By Bruce A. Silverglade, EAS Product Development and Labeling Consultant
However, those actions will not mark the end of new food labeling regulations issued by the agency. The food industry should brace itself for still more regulations that will align FDA’s nutrient content claims and health claims regulations with the new Nutrition Facts label and the new Dietary Guidelines. Some companies are looking forward to such changes to establish a level, competitive playing field while others fear new nutrition and health claim regulations will change the number and type of claims that currently can be made.
This matter was already raised by Dr. Stephen Ostroff, Deputy Commissioner for Foods, at a February 24, 2016, House Appropriations Subcommittee hearing on FDA’s FY ’17 budget. California Representative David Valadao (R) asked whether FDA would be updating the rules for nutrient content claims in light of the new Dietary Guidelines for Americans. The Congressman stated that, for example, some pastries can be labeled “healthy” while salmon, nuts, and avocados cannot.
This is because FDA’s current regulations governing the use of the term “healthy” require foods to be low in saturated and total fat, but do not adequately distinguish between other types of fats found in foods like salmon and nuts which newer evidence finds may be healthful.
Further, FDA’s definition of “healthy” does not take into account either total or added sugars content. That will almost certainly change now that FDA has finalized regulations requiring the disclosure of added sugars labeling on the Nutrition Facts label. In addition, FDA’s new Daily Reference Value (DRV) for added sugars means that the agency may create new nutrient content claims such as “low in added sugars.”
- Expect a new round of proposed regulations amending nutrient content claims such as “Low Fat,” “Low Cholesterol,” and “Lite.” The 2015-2020 Dietary Guidelines raise questions about existing FDA regulations for “low cholesterol” and “low fat” claims. The new Dietary Guidelines deemphasize the role of dietary cholesterol and put into question whether a “low cholesterol” claim would help consumers maintain healthy dietary practices. The new Dietary Guidelines also recognize that not all fats are the same – some can be part of a healthful dietary pattern. Accordingly, FDA may review whether an across the board “low fat” claim is still helpful to consumers and whether a “low cholesterol” claim should be discontinued.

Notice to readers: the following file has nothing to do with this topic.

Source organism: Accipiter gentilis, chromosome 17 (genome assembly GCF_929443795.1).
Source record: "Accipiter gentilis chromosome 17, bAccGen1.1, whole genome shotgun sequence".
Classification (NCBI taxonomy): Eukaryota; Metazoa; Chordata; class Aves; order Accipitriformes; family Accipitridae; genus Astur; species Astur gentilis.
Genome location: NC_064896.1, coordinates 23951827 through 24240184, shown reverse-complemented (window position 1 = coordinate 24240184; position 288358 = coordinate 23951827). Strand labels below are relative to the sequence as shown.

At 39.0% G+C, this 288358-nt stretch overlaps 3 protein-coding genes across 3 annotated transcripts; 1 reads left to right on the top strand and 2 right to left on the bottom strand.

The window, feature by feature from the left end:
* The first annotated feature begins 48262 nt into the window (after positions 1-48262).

- FDA criteria for “lite” claims may be affected, as the definition of “lite” is intertwined with the definition of “low fat.”
- Changes to nutrition claims like “low sodium” will also follow as FDA reduced the current DRV for sodium from 2400 mg to 2300 mg per day (although the agency has previously set special rules for “low sodium” claims given the difficulty food companies face in reducing sodium content).
- A domino effect of changes in disclosure requirements (like “see back panel for nutrition information about _____”) that at times must accompany nutrition claims such as “High Calcium,” will likely be proposed as serving sizes for foods like ice cream have changed.
- The new Dietary Guidelines may lead the agency to review its authorized health claim for total fat and cancer.
In short, after finalizing changes for the Nutrition Facts label on the backs of food packages, FDA will turn its attention to the fronts of the food package where the stakes on what the agency decides is permissible will be even higher. It is well accepted that nutrition information on the front of a food package attracts more consumer attention than information on the back. Expect FDA’s treatment of nutrition and health claims to be just as or more controversial as the changes the agency has made to the Nutrition Facts label.
Now is the time to plan ahead. EAS Consulting Group can generate nutrition profiles from databases, review revised labels and provide a customized analysis of how FDA’s new Nutrition Facts regulations may affect your company’s front label claims. Contact Cathryn Sacra at email@example.com or call 571-477-5505 if you would like more information.